On July 8, 2008, Miles Harrison’s newly adopted son Chase died in the back seat of a hot car, forgotten, while Miles parked the car and went to work.
Mr. Harrison told Washington DC’s WJLA-TV that he and his wife Carol had adopted Chase from a Russian orphanage. They had just traveled back home to Virginia from Ohio, he was tired, and he hadn’t become accustomed to the daycare routine. Chase traveled with him quietly in the back seat of the car.
A colleague at work later asked Mr. Harrison if there was a doll in his car. At first it didn’t register, but then the horrific realization struck him. “I remember seeing him through the window, and I opened the door and I was uncontrollable,” he told Washington DC’s WJLA-TV. “I was walking around, ‘Oh God, Oh God, Oh God.’”
Mr. Harrison says he still can’t forgive himself for Chase’s death and the devastating grief and loss that haunts his wife. Even though a jury found the hot car death was a terrible accident and acquitted him of manslaughter charges, Mr. Harrison was still inconsolable. He wanted to kill himself.
“Hot Car Act”
He also wants to make sure no more children die needlessly, trapped in a hot car, and that no more parents have to suffer the agonizing guilt and grief that he continues to live with every day. Now, more than a decade after Chase’s passing, Mr. Harrison spends much of his time lobbying Congress for legislation that would require all automakers to equip vehicles with alert systems that could detect when a child is left in a hot car or sneaks into one.
Passage of the “Hot Car Act” would certainly save lives. Mr. Harrison told WJLA that Chase would still be alive today had this technology been available in 2008. These days he drives a Kia Telluride, an SUV that comes equipped with the latest life-saving detection technology.
“That could never happen to me”
One difficult and frustrating situation that the Harrisons continue to deal with is parents who think such a thing could never happen to them; that they are “good parents” who couldn’t possibly be capable of such a horrible mistake. Those are the parents who may need to heed the warning the most.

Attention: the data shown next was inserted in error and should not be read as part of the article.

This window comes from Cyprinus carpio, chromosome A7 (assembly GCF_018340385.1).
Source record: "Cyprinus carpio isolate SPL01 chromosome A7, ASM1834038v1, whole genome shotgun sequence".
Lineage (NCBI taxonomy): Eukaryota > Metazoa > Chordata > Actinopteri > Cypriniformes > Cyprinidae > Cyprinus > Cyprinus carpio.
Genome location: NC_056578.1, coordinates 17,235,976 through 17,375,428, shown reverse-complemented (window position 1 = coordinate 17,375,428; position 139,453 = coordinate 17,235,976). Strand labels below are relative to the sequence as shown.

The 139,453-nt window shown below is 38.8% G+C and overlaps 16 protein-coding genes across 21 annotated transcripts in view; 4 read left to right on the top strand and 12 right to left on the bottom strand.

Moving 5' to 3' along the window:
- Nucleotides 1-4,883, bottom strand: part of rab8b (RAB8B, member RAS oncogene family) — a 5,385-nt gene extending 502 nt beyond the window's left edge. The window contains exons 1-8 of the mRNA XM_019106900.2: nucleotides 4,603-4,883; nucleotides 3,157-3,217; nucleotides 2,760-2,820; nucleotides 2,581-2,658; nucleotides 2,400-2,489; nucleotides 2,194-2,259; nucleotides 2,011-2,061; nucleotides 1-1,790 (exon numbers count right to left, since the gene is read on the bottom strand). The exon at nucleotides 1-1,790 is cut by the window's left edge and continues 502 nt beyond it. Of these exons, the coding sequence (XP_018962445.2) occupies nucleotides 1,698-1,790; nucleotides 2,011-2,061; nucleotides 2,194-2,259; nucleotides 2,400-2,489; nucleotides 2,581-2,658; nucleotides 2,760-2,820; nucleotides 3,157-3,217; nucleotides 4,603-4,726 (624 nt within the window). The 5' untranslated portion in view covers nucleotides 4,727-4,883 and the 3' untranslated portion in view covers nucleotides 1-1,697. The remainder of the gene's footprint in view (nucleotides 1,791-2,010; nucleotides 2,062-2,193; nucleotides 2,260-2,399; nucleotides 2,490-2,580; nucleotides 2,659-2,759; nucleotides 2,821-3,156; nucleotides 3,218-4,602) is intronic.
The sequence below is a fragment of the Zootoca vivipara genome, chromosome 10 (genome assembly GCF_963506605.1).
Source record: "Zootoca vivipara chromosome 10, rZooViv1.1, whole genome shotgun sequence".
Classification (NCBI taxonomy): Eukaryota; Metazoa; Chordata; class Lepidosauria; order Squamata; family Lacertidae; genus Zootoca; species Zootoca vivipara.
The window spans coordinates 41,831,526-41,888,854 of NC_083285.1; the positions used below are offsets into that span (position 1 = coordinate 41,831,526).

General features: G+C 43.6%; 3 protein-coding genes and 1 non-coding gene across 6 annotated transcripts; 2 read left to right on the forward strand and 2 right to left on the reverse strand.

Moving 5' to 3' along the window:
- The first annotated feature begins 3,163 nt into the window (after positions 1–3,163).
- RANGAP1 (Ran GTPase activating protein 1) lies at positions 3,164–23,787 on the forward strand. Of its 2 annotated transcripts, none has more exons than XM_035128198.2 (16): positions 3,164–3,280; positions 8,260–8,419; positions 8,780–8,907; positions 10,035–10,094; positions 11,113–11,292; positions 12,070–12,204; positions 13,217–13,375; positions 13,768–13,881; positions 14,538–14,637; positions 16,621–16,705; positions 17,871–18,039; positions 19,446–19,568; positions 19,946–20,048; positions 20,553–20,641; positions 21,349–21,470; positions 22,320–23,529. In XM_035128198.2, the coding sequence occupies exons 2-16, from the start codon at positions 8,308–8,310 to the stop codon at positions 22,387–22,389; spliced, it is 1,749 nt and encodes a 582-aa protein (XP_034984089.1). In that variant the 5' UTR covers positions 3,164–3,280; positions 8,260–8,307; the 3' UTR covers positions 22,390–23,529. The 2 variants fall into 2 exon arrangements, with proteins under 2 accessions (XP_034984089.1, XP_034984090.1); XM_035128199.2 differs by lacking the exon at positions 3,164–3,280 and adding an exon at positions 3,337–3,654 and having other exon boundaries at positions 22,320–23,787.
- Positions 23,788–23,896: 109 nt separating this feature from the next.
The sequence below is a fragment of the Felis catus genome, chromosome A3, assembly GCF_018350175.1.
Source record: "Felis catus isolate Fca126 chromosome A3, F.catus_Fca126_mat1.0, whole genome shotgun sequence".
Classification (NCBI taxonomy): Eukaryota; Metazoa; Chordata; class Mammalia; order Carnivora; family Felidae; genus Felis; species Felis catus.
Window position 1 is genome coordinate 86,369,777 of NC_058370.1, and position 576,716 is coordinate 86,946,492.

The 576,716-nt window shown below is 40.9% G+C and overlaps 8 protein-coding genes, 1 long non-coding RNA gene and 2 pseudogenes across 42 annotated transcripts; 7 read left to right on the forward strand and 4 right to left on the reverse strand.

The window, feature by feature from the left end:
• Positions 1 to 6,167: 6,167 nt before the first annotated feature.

The truth is, a lack of sleep, a prescription drug, an illness, a change in routine, a simple misunderstanding, a chaotic work and family schedule, a sudden emergency or a mind-stealing problem or crisis – any of these alone or in combination could cloud or even severely impair a parent’s or a caregiver’s thinking and memory.
Until detection devices are standard features in cars, hot car deaths will certainly keep occurring. On average, 38 children – mostly babies – die every year from heatstroke after being forgotten in hot cars. This year, 26 children have so far perished in hot car-related incidents.
The Rodriguez twins
Just last week, Juan Rodriguez, a 39-year-old social worker and father of five from New York, was arrested for the deaths of his 1-year-old twins, Luna and Phoenix. On his way to work at Fordham Manor VA hospital, Mr. Rodriguez dropped off his 4-year-old son at daycare. He then parked his car at the hospital about 8 a.m. and continued to work until 4 p.m. All the while, the twins were strapped in their rear-facing seats in the backseat of his car.
Mr. Rodriguez discovered them as he went to drive home. He was inconsolable when police arrived at the scene. He told them, “I blanked out, my babies are dead, I killed my babies.” He was arrested and charged with manslaughter, criminally negligent homicide, and endangering the welfare of a child.
His wife and friends, though devastated over the deaths, describe Mr. Rodriguez as a wonderful and devoted father who would never have left his children in the car intentionally. Mr. Rodriguez said that in his mind that day, he had dropped the twins off like he was supposed to.
Ms. Rodriguez said the death of the children was a “horrific accident.” She also said she will be by her husband’s side every step of the way “to go through this together.”
Mr. Rodriguez was released on a $100,000 bond. A judge has asked that he be placed under suicide watch. His next court date is Aug. 1, when a grand jury will decide whether or not to indict him.